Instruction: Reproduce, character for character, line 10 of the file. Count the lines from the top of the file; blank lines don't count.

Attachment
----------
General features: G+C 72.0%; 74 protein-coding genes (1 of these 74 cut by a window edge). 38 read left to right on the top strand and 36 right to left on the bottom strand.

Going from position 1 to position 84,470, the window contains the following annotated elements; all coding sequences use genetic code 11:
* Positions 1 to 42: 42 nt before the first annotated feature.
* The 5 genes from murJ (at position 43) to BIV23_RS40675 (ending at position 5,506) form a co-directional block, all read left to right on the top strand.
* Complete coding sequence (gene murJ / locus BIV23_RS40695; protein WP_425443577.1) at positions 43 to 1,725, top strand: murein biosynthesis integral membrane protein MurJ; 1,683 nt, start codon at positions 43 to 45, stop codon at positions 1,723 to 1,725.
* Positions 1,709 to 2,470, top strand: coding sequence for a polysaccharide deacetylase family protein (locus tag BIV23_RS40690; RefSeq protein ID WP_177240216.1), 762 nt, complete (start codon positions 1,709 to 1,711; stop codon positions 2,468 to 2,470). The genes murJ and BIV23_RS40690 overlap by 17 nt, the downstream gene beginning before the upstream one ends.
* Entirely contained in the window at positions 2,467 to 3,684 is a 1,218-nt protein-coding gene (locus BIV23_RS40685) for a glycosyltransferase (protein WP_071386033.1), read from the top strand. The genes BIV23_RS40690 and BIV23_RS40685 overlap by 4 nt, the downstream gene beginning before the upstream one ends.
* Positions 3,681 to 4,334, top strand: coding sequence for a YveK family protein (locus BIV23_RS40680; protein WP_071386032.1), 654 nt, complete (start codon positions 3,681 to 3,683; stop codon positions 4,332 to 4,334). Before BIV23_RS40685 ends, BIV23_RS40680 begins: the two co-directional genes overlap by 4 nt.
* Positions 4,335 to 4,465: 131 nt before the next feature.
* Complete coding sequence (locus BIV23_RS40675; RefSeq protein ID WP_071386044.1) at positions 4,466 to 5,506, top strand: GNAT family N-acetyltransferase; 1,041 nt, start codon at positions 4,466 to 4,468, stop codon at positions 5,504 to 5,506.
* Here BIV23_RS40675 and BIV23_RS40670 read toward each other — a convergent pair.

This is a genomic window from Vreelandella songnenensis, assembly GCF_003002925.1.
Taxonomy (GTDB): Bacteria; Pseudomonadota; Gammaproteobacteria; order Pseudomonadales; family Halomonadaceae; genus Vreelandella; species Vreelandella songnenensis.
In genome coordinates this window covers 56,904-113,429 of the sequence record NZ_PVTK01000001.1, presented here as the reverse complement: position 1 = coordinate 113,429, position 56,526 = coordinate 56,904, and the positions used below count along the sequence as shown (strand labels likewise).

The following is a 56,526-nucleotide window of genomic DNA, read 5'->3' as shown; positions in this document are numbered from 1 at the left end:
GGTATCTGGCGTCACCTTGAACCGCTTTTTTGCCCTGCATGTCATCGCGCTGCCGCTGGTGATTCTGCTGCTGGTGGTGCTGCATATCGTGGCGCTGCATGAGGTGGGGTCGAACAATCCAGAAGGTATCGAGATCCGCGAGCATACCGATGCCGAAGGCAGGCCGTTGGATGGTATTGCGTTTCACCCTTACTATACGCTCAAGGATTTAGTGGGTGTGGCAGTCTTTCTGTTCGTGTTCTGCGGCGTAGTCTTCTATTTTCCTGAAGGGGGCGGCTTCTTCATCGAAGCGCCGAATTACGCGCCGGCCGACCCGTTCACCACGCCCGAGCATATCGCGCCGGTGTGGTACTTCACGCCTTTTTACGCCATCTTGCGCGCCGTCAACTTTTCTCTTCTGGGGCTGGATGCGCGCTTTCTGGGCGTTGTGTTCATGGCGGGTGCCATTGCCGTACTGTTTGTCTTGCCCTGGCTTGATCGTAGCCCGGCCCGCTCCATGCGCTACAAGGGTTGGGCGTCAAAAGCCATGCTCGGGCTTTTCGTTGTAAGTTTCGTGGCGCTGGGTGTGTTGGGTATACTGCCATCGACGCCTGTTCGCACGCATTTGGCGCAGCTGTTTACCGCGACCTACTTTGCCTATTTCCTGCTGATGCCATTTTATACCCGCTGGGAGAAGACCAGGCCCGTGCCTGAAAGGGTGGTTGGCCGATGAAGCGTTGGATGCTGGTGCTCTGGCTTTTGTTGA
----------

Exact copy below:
* Complete coding sequence (locus BIV23_RS40675; RefSeq protein ID WP_071386044.1) at positions 4,466 to 5,506, top strand: GNAT family N-acetyltransferase; 1,041 nt, start codon at positions 4,466 to 4,468, stop codon at positions 5,504 to 5,506.